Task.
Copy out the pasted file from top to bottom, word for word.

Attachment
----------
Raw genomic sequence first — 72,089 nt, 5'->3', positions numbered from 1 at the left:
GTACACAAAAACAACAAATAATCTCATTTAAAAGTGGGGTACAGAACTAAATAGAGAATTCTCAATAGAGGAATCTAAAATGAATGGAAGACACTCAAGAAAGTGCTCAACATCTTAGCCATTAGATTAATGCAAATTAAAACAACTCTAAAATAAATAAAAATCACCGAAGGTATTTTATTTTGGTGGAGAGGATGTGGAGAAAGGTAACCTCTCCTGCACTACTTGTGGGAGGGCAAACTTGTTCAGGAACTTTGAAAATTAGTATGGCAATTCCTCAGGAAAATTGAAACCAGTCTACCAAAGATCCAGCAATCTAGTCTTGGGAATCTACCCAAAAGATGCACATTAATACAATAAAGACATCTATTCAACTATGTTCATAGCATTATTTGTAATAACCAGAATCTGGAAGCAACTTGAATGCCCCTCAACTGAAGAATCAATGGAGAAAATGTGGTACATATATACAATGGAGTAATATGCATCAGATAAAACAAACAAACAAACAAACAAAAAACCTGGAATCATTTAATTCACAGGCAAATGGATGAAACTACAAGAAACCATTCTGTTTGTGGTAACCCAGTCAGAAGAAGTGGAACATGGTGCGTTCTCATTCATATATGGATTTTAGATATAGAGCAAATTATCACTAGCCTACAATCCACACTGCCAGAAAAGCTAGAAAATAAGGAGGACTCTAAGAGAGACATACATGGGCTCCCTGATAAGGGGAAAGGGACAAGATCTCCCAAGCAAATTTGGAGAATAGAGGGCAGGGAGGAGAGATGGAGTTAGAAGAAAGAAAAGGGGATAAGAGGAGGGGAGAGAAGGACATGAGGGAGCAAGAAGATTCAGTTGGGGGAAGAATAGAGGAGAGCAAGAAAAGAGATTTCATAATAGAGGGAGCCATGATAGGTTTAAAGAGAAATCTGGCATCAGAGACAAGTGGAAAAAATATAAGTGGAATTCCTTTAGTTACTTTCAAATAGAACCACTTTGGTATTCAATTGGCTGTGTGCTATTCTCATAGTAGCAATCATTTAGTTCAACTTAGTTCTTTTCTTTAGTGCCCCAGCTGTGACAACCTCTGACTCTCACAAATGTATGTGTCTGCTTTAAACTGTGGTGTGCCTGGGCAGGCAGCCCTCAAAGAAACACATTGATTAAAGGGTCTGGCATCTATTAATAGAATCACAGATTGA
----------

Raw genomic sequence first — 72,089 nt, 5'->3', positions numbered from 1 at the left:
GTACACAAAAACAACAAATAATCTCATTTAAAAGTGGGGTACAGAACTAAATAGAGAATTCTCAATAGAGGAATCTAAAATGAATGGAAGACACTCAAGAAAGTGCTCAACATCTTAGCCATTAGATTAATGCAAATTAAAACAACTCTAAAATAAATAAAAATCACCGAAGGTATTTTATTTTGGTGGAGAGGATGTGGAGAAAGGTAACCTCTCCTGCACTACTTGTGGGAGGGCAAACTTGTTCAGGAACTTTGAAAATTAGTATGGCAATTCCTCAGGAAAATTGAAACCAGTCTACCAAAGATCCAGCAATCTAGTCTTGGGAATCTACCCAAAAGATGCACATTAATACAATAAAGACATCTATTCAACTATGTTCATAGCATTATTTGTAATAACCAGAATCTGGAAGCAACTTGAATGCCCCTCAACTGAAGAATCAATGGAGAAAATGTGGTACATATATACAATGGAGTAATATGCATCAGATAAAACAAACAAACAAACAAACAAAAAACCTGGAATCATTTAATTCACAGGCAAATGGATGAAACTACAAGAAACCATTCTGTTTGTGGTAACCCAGTCAGAAGAAGTGGAACATGGTGCGTTCTCATTCATATATGGATTTTAGATATAGAGCAAATTATCACTAGCCTACAATCCACACTGCCAGAAAAGCTAGAAAATAAGGAGGACTCTAAGAGAGACATACATGGGCTCCCTGATAAGGGGAAAGGGACAAGATCTCCCAAGCAAATTTGGAGAATAGAGGGCAGGGAGGAGAGATGGAGTTAGAAGAAAGAAAAGGGGATAAGAGGAGGGGAGAGAAGGACATGAGGGAGCAAGAAGATTCAGTTGGGGGAAGAATAGAGGAGAGCAAGAAAAGAGATTTCATAATAGAGGGAGCCATGATAGGTTTAAAGAGAAATCTGGCATCAGAGACAAGTGGAAAAAATATAAGTGGAATTCCTTTAGTTACTTTCAAATAGAACCACTTTGGTATTCAATTGGCTGTGTGCTATTCTCATAGTAGCAATCATTTAGTTCAACTTAGTTCTTTTCTTTAGTGCCCCAGCTGTGACAACCTCTGACTCTCACAAATGTATGTGTCTGCTTTAAACTGTGGTGTGCCTGGGCAGGCAGCCCTCAAAGAAACACATTGATTAAAGGGTCTGGCATCTATTAATAGAATCACAGATTGA